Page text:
Northwestern Mutual Foundation gives $600,000 to childhood cancer research

Will support four scientists' research

Northwestern Mutual Foundation is funding four grants totaling $600,000 in support of childhood cancer research. 

The foundation is giving $150,000 grants to four scientists through Alex’s Lemonade Stand Foundation’s Young Investigator program, which supports scientists who are early in their careers and are working to find better treatments and cures for childhood cancer.

The four grant recipients include:

  • Cecile Roleau, of Dana-Farber Cancer Institute, whose work will study brain tumor cancer that can lead to finding designated safe therapies to block the tumor.
  • Steven Jonas, of University of California-Los Angeles, whose research examines how harnessing the power of patients’ immune systems can aid in the battle against cancer.
  • Sakshi Uppal, of University of Chicago, whose work will study how a low oxygen environment can contribute to tumor resistance and aggressive growth.
  • Beau Webber, of University of Minnesota-Minneapolis, whose research focuses on Osteosarcoma, the most common cancer of the bone in children and adolescents.

“We believe that these grants will help young scientists unlock new tools for discovering a cure for cancer,” said Eric Christophersen, president of the Northwestern Mutual Foundation. “A brighter tomorrow for families enduring childhood cancer starts with a key finding by any of these deserving four grant recipients that are on their journey to make a difference in medical research.”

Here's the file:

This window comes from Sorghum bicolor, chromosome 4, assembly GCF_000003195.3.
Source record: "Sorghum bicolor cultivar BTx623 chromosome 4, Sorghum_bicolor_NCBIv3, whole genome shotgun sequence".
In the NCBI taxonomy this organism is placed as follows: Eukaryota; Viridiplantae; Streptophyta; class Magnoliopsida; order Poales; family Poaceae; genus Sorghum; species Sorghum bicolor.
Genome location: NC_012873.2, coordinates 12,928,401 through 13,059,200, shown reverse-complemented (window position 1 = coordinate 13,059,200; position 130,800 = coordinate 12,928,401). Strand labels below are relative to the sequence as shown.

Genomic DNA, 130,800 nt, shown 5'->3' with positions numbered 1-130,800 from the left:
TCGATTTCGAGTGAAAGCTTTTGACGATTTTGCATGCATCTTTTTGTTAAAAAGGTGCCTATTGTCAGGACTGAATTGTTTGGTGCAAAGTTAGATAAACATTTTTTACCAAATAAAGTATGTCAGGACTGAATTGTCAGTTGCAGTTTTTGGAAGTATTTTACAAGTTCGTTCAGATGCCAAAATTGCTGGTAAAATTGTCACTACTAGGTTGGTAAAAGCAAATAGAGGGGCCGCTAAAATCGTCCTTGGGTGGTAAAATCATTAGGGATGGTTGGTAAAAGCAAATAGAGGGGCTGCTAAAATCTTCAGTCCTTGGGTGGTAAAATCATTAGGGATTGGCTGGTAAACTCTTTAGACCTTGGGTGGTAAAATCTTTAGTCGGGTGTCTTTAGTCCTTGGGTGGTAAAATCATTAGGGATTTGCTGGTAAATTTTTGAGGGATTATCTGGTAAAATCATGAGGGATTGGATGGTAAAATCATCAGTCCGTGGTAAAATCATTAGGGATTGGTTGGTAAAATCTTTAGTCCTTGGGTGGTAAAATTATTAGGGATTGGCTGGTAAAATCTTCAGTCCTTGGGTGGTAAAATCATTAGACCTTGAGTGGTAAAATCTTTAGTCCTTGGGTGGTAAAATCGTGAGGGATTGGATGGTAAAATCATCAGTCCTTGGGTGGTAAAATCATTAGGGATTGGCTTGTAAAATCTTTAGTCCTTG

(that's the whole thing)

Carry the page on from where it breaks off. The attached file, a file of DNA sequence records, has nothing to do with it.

Northwestern Mutual is also sponsoring the fifth annual ALSF Young Investigator Summit in Los Angeles, where more than 40 young scientists will present their research this fall.

Northwestern Mutual Foundation is funding four grants totaling $600,000 in support of childhood cancer research. 

The foundation is giving $150,000 grants to four scientists through Alex’s Lemonade Stand Foundation’s Young Investigator program, which supports scientists who are early in their careers and are working to find better treatments and cures for childhood cancer.

The four grant recipients include:

  • Cecile Roleau, of Dana-Farber Cancer Institute, whose work will study brain tumor cancer that can lead to finding designated safe therapies to block the tumor.
  • Steven Jonas, of University of California-Los Angeles, whose research examines how harnessing the power of patients’ immune systems can aid in the battle against cancer.
  • Sakshi Uppal, of University of Chicago, whose work will study how a low oxygen environment can contribute to tumor resistance and aggressive growth.
  • Beau Webber, of University of Minnesota-Minneapolis, whose research focuses on Osteosarcoma, the most common cancer of the bone in children and adolescents.

“We believe that these grants will help young scientists unlock new tools for discovering a cure for cancer,” said Eric Christophersen, president of the Northwestern Mutual Foundation. “A brighter tomorrow for families enduring childhood cancer starts with a key finding by any of these deserving four grant recipients that are on their journey to make a difference in medical research.”

Northwestern Mutual is also sponsoring the fifth annual ALSF Young Investigator Summit in Los Angeles, where more than 40 young scientists will present their research this fall.

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